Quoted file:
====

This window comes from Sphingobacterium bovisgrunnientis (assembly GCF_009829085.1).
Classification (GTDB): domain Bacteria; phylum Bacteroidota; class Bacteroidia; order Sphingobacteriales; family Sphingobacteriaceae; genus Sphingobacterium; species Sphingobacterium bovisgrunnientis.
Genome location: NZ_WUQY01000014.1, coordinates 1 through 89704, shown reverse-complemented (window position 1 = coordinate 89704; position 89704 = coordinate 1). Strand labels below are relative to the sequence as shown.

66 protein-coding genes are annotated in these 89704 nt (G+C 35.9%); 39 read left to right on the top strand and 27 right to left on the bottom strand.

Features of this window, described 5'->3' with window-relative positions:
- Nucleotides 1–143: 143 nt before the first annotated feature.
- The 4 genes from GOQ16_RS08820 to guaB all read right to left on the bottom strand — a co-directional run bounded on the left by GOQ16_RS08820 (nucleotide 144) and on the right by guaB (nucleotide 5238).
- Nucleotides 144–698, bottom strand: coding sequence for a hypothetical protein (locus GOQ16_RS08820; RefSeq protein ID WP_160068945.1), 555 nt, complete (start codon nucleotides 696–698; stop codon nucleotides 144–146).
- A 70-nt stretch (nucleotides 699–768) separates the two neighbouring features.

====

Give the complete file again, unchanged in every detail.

This window comes from Sphingobacterium bovisgrunnientis (assembly GCF_009829085.1).
Classification (GTDB): domain Bacteria; phylum Bacteroidota; class Bacteroidia; order Sphingobacteriales; family Sphingobacteriaceae; genus Sphingobacterium; species Sphingobacterium bovisgrunnientis.
Genome location: NZ_WUQY01000014.1, coordinates 1 through 89704, shown reverse-complemented (window position 1 = coordinate 89704; position 89704 = coordinate 1). Strand labels below are relative to the sequence as shown.

66 protein-coding genes are annotated in these 89704 nt (G+C 35.9%); 39 read left to right on the top strand and 27 right to left on the bottom strand.

Features of this window, described 5'->3' with window-relative positions:
- Nucleotides 1–143: 143 nt before the first annotated feature.
- The 4 genes from GOQ16_RS08820 to guaB all read right to left on the bottom strand — a co-directional run bounded on the left by GOQ16_RS08820 (nucleotide 144) and on the right by guaB (nucleotide 5238).
- Nucleotides 144–698, bottom strand: coding sequence for a hypothetical protein (locus GOQ16_RS08820; RefSeq protein ID WP_160068945.1), 555 nt, complete (start codon nucleotides 696–698; stop codon nucleotides 144–146).
- A 70-nt stretch (nucleotides 699–768) separates the two neighbouring features.